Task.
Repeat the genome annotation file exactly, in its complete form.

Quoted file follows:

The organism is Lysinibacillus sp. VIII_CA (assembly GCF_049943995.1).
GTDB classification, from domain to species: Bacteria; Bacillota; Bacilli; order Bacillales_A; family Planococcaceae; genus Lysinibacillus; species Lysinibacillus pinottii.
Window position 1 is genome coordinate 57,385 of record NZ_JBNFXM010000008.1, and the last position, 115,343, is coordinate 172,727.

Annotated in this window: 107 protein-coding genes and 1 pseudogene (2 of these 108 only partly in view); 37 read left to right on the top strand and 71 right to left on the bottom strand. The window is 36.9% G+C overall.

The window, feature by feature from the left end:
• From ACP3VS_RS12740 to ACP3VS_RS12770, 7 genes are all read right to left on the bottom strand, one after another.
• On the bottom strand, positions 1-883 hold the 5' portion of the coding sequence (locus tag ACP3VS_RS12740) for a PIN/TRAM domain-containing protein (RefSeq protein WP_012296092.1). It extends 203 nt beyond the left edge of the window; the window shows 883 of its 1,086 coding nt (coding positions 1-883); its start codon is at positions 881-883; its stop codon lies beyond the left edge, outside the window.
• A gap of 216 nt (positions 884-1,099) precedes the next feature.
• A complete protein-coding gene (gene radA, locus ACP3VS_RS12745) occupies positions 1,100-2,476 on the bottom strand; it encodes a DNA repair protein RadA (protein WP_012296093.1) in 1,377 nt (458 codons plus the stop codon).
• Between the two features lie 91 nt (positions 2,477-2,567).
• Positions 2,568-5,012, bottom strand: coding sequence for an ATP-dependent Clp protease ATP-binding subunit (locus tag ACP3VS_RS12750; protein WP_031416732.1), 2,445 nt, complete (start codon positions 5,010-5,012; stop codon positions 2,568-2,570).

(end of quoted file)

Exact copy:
The organism is Lysinibacillus sp. VIII_CA (assembly GCF_049943995.1).
GTDB classification, from domain to species: Bacteria; Bacillota; Bacilli; order Bacillales_A; family Planococcaceae; genus Lysinibacillus; species Lysinibacillus pinottii.
Window position 1 is genome coordinate 57,385 of record NZ_JBNFXM010000008.1, and the last position, 115,343, is coordinate 172,727.

Annotated in this window: 107 protein-coding genes and 1 pseudogene (2 of these 108 only partly in view); 37 read left to right on the top strand and 71 right to left on the bottom strand. The window is 36.9% G+C overall.

The window, feature by feature from the left end:
• From ACP3VS_RS12740 to ACP3VS_RS12770, 7 genes are all read right to left on the bottom strand, one after another.
• On the bottom strand, positions 1-883 hold the 5' portion of the coding sequence (locus tag ACP3VS_RS12740) for a PIN/TRAM domain-containing protein (RefSeq protein WP_012296092.1). It extends 203 nt beyond the left edge of the window; the window shows 883 of its 1,086 coding nt (coding positions 1-883); its start codon is at positions 881-883; its stop codon lies beyond the left edge, outside the window.
• A gap of 216 nt (positions 884-1,099) precedes the next feature.
• A complete protein-coding gene (gene radA, locus ACP3VS_RS12745) occupies positions 1,100-2,476 on the bottom strand; it encodes a DNA repair protein RadA (protein WP_012296093.1) in 1,377 nt (458 codons plus the stop codon).
• Between the two features lie 91 nt (positions 2,477-2,567).
• Positions 2,568-5,012, bottom strand: coding sequence for an ATP-dependent Clp protease ATP-binding subunit (locus tag ACP3VS_RS12750; protein WP_031416732.1), 2,445 nt, complete (start codon positions 5,010-5,012; stop codon positions 2,568-2,570).